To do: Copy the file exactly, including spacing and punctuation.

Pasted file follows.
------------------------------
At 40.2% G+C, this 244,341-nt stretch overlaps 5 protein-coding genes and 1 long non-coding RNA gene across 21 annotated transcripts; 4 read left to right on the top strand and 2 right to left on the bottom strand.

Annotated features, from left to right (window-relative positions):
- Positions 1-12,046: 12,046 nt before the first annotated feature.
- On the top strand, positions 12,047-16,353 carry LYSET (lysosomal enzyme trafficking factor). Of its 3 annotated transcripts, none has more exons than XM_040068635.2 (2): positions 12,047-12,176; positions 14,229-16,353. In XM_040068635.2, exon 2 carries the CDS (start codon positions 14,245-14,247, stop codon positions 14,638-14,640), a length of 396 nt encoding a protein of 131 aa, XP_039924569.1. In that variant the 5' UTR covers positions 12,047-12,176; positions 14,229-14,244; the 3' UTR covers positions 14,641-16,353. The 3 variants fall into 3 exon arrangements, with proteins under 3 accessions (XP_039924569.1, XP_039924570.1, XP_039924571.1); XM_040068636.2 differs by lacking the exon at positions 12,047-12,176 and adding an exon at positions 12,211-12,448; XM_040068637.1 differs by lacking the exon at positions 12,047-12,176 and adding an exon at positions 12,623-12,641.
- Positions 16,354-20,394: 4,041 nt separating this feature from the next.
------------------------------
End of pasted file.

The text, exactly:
At 40.2% G+C, this 244,341-nt stretch overlaps 5 protein-coding genes and 1 long non-coding RNA gene across 21 annotated transcripts; 4 read left to right on the top strand and 2 right to left on the bottom strand.

Annotated features, from left to right (window-relative positions):
- Positions 1-12,046: 12,046 nt before the first annotated feature.
- On the top strand, positions 12,047-16,353 carry LYSET (lysosomal enzyme trafficking factor). Of its 3 annotated transcripts, none has more exons than XM_040068635.2 (2): positions 12,047-12,176; positions 14,229-16,353. In XM_040068635.2, exon 2 carries the CDS (start codon positions 14,245-14,247, stop codon positions 14,638-14,640), a length of 396 nt encoding a protein of 131 aa, XP_039924569.1. In that variant the 5' UTR covers positions 12,047-12,176; positions 14,229-14,244; the 3' UTR covers positions 14,641-16,353. The 3 variants fall into 3 exon arrangements, with proteins under 3 accessions (XP_039924569.1, XP_039924570.1, XP_039924571.1); XM_040068636.2 differs by lacking the exon at positions 12,047-12,176 and adding an exon at positions 12,211-12,448; XM_040068637.1 differs by lacking the exon at positions 12,047-12,176 and adding an exon at positions 12,623-12,641.
- Positions 16,354-20,394: 4,041 nt separating this feature from the next.